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However, the service will be radically restructured and have an independent governance board, the ministry said today.
[comment caption= What do you think of the decision?]The board would be responsible for building one South Island neurosurgery service which will eventually have seven to eight neurosurgeons - with at least three in Dunedin, acting director general of health Andrew Bridgman said.
"What is being proposed here is a paradigm shift on how we deliver neurological services to the South Island,'' he told a media briefing.
"This is significant not only for the people of the South Island but for the people of New Zealand.''
Dunedin would develop an "academic'' service, with a focus on neurological research, which would help attract and retain surgeons.
Mr Bridgman said he was satisfied from the South Island neurosurgery expert panel's report that consolidating services in Christchurch was not the best solution based on patient outcomes, developments in neurosurgery, and the ageing population.
The hefty report acknowledges debate over a single-site service had caused "deep divisions in the South Island at a number of levels''.
Panel chairwoman Anne Kolbe said today it had taken public submissions into account.
"We did not underestimate the significant responsibility that the South Island communities placed upon us... We believe that the recommendations do provide for a safe, high quality and sustainable service,'' she said.
The decision has been widely accepted. Samuel Mann, one of the organisers of the Keep Neurosurgery In Dunedin campaign, said everyone cheered when he announced the service would stay to a crowed outside Dunedin museum today.
People were "extremely excited", he said. "It sort of vindicates all the hard work that we did.
"We were quietly confident that the panel would see that the arguments we were putting up weren't parochial - 'lets just keep it in Dunedin for the sake of it'.''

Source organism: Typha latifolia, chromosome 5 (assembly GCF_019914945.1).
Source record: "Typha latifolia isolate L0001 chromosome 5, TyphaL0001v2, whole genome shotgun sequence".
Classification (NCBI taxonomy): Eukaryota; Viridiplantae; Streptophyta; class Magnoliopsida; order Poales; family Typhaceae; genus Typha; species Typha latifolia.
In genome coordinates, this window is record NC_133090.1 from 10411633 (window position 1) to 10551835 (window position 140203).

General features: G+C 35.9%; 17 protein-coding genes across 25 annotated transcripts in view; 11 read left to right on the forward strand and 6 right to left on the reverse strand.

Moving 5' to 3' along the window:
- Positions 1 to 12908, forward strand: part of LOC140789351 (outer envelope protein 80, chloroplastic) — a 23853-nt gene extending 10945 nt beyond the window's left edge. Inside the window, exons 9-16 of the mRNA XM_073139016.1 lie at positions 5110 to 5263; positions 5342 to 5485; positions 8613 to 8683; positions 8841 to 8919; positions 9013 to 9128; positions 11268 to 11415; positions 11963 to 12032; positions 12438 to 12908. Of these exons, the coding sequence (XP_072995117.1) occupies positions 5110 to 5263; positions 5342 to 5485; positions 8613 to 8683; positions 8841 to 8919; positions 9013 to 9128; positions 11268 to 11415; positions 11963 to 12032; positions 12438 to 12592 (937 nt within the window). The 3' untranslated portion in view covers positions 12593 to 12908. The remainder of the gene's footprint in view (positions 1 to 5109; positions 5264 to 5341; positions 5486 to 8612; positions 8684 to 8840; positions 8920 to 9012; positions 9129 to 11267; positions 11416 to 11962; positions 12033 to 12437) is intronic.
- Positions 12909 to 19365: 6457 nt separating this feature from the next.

The decision would set a precedent for regional services in the long-term, he added.
"The default model now is 'we can make this work' rather than 'hmm, let's centralise all this in Wellington, Christchurch or Auckland'. It really has put a very strong line under the need to keep services close to people.''
Canterbury District Health Board chief executive David Meates said he was pleased to see a focus on South Island neurosurgery and a commitment to longer-term planning and investment which included Canterbury.
The New Zealand Nurses Organisation said the panel had come up with a "holistic solution'' to keeping safe, high quality and sustainable neurosurgery services for all South Islanders.
"This is a clear demonstration of people power," spokeswoman Glenda Alexander said.
"The expert panel has listened to the community and clinicians and has come up with a plan that will not only keep neurosurgery services in Dunedin, but revitalise the speciality by boosting academic neurosurgery at Otago University.''
Dunedin Labour MPs Pete Hodgson and Clare Curran welcomed the decision, which they said was the result of southern communities banding together in the past few months.
"Otago and Southland today celebrate a victory," Mr Hodgson said.
Dunedin-based National MP Michael Woodhouse said the decision to retain neurosurgical services in Dunedin was, in his opinion, the right one.
"The people of Otago and Southland made it very clear throughout the whole process they wanted to see neurosurgery services retained in Dunedin," he said.
A 56,000-signature petition supporting the retention of those services in Dunedin which was presented to parliament had 'left no doubt in anyone's mind the views of the people of Otago and Southland".
Earlier today, Health Minister Tony Ryall said the configuration showed the value of having clinicians involved in planning services.
"This outcome is something quite different to all of the speculation and discussion that had been aired, during years of uncertainty,'' he said.